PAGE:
7. THERESA MAY. Look, we all wanted her to succeed. We knew she wasn’t one of us, but she wasn’t exactly one of them either, so we gave her a chance. Yet perhaps it is time to admit the possibility that the Prime Minister isn’t making this work because, when it comes down to it, she just doesn’t share our blood-pumping, sap-extruding belief in Britain unbound. In short, she’s just too damn reasonable. It’s time to embrace the unreasonable man. What’s Boris doing these days?
 

8. THOSE OTHER BREXITEERS (i). Not only can we not get the Remainers to present a united front to Brussels, it seems that we can’t even rely on our fellow Brexiteers. Most of us are on the same page: take back control of our borders, blue passports, compulsory blazers, onwards and upwards to the sunlit uplands. But there are some among our own ranks who frankly don’t get it. These latte-sipping media types simper on endlessly about the importance of retaining access to the single market and seem awfully keen on Norway. Why don’t they just go and join Remain?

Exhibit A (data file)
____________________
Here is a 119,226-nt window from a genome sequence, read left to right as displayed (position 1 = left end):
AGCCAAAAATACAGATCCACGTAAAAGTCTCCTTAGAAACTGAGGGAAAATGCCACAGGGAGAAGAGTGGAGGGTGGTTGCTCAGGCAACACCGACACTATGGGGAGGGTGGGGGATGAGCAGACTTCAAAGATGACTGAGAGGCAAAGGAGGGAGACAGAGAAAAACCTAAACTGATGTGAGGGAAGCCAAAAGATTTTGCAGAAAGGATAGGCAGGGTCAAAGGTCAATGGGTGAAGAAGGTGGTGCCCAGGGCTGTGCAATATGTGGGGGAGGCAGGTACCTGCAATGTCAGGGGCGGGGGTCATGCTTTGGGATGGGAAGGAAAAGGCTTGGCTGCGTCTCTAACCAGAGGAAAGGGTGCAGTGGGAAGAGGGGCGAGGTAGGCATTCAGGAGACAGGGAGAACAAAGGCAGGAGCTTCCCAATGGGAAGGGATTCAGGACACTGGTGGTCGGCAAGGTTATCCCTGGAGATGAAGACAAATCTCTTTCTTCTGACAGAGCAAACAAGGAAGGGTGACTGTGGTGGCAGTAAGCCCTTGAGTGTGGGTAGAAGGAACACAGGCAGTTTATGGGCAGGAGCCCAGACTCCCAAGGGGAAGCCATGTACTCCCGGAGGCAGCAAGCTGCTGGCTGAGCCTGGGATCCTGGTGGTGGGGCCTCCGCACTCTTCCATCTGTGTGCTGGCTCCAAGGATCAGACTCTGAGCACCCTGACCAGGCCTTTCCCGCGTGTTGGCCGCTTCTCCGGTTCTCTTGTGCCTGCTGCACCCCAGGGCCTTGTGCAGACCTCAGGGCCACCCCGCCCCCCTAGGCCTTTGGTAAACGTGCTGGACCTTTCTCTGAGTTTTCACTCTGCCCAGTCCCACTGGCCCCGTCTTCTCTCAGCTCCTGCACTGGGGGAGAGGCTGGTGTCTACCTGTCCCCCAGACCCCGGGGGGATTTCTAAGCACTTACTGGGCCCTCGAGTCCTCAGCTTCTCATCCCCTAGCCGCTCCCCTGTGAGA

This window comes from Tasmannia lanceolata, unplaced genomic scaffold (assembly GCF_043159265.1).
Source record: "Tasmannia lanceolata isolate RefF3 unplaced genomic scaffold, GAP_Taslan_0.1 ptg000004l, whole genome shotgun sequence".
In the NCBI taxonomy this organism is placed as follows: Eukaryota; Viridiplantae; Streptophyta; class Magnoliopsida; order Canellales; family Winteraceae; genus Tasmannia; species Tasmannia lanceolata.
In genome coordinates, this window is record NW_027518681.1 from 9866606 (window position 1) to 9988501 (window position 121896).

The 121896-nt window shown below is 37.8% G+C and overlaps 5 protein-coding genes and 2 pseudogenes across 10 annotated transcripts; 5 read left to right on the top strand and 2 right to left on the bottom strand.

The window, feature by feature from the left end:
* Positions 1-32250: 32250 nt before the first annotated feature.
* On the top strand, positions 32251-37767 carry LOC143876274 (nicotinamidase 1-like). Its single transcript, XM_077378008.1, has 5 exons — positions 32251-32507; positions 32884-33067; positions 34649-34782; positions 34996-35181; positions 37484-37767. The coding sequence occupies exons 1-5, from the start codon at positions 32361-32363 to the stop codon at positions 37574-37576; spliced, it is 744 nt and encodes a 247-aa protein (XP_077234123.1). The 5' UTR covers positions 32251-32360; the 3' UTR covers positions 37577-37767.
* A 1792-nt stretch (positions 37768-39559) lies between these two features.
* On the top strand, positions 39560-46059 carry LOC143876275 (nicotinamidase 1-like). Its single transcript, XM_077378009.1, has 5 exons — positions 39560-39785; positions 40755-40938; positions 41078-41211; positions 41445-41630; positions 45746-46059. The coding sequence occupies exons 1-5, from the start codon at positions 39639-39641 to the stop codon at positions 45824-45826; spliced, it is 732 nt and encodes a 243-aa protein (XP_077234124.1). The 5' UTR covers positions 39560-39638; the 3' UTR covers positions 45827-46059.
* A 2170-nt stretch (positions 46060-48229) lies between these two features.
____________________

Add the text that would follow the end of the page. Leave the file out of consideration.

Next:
9. THOSE OTHER BREXITEERS (ii). Hey guys, the problem is this: Brexit got hijacked by the roast beef and two veg brigade, OK? For us it was always about unleashing the entrepreneurial spirit, shaking off the dead hand of Eurocrat regulation, being more human, that kind of thing. We had to go along with all that anti-immigration stuff but believe me we were biting our tongues and crossing our fingers. Some of our best friends are Turkish.
 

10. NONSENSE, IT IS WORKING.

Ian Leslie is a writer, author of CURIOUS: The Desire to Know and Why Your Future Depends On It, and writer/presenter of BBC R4's Before They Were Famous.